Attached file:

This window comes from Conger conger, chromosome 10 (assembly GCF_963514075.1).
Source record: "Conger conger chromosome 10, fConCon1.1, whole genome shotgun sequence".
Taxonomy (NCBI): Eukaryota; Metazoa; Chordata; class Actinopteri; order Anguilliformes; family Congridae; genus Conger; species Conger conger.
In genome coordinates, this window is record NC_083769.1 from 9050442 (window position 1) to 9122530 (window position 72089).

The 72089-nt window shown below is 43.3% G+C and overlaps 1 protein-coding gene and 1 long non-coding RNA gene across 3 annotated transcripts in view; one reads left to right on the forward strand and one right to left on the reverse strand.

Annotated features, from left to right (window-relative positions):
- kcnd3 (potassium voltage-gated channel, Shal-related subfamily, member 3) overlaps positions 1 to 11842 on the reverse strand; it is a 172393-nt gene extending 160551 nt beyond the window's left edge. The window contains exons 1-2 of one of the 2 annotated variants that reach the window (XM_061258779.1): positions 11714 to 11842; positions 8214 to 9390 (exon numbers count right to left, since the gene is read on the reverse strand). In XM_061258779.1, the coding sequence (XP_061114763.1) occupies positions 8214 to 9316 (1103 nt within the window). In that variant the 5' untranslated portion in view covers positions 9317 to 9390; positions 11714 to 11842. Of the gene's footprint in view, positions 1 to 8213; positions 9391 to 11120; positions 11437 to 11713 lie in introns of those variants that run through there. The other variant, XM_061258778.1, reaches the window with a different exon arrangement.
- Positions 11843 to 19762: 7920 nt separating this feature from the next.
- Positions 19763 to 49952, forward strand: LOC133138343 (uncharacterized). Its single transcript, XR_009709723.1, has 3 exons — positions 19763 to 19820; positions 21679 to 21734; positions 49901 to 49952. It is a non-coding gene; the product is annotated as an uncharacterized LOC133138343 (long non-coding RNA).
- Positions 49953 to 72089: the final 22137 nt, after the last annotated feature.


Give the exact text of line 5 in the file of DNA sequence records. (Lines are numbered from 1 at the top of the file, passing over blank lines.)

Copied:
The 72089-nt window shown below is 43.3% G+C and overlaps 1 protein-coding gene and 1 long non-coding RNA gene across 3 annotated transcripts in view; one reads left to right on the forward strand and one right to left on the reverse strand.